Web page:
Children born to mothers receiving vitamin D supplementation during pregnancy are more likely to have a higher bone mass if born during the winter months, according to recent study findings presented at The American Society for Bone and Mineral Research Annual Meeting.
In a randomized, double-blind, placebo-controlled study testing whether the offspring of mothers supplemented with vitamin D have a higher bone mass than the offspring of mothers who were not supplemented, the researchers also found that mothers in the supplement group did not experience a seasonal decline in vitamin D levels.
Cyrus Cooper, OBE, MA, DM, FRCP, FFPH, FMedSci, director of the MRC life course epidemiology unit at University of Southampton, and colleagues analyzed data from 954 pregnant women participating in the MAVIDOS study in the U.K. Women underwent an ultrasound and vitamin D measurements at 12 weeks gestation before being randomly assigned to either 1,000 IU oral vitamin D (n = 477) or matching placebo (n = 477) at 14 weeks gestation. Vitamin D levels were measured again at 14 weeks and 34 weeks gestation. Within 2 weeks of birth, infants underwent whole-body DXA scans to measure bone mineral content; DXA information was available for 665 infants.
Researchers found that whole body bone mineral content was greater for infants born to mothers in the supplement group, though the measurements were not significant (61.6 g vs. 60.5 g).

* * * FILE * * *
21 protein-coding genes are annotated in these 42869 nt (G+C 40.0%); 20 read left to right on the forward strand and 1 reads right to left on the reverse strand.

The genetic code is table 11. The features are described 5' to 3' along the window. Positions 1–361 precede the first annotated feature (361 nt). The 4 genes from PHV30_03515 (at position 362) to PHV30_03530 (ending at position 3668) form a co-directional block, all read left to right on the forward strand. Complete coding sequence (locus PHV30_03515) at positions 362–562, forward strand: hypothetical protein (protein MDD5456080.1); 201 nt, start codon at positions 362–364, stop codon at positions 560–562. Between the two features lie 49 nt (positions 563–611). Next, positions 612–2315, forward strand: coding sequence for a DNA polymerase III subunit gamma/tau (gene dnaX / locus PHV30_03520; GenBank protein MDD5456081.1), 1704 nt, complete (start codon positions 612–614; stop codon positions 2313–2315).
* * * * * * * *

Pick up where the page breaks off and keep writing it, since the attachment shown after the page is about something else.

“However, in a pre-specified analysis, there was an interaction between treatment allocation and season of birth (P = .04), such that infants born in winter months [December to February] to mothers randomized to [vitamin D] had greater [bone mineral content] than infants of mothers randomized to placebo, a difference of 0.5 SD.”
Researchers found that infants born in the winter months had mean bone mineral content measurements of 63 g, vs. 57.5 g in the placebo group (P = .004). Similar patterns were seen in bone area and bone mineral density measurements.
In the placebo group, vitamin D levels declined between 14 and 34 weeks gestation for women who delivered in the winter or spring, but increased in women who delivered in summer or autumn.
“These seasonal differences were entirely removed by vitamin D supplementation, with 25(OH)D rising from 14 to 34 weeks irrespective of season of birth,” the researchers wrote.
“The findings show a beneficial effect of supplements only for births during winter, and this is because the supplements eliminated the marked decline in maternal vitamin D levels between summer and winter for that subset of pregnancies,” Cooper told Endocrine Today. “They will inform public health policy on vitamin D supplementation during pregnancy (suggesting that a minimum of 400IU daily is necessary for all, but that 1000IU daily is required for mothers at higher risk of insufficiency).” – by Regina Schaffer
Cooper C, et al. FR0052. Presented at: The American Society for Bone and Mineral Research Annual Meeting; Oct. 9-12, 2015; Seattle.
Cooper reports receiving previous speaking fees and honoraria from Amgen, Lilly, GlaxoSmithKline, Servier. Shire, Danone and MSD.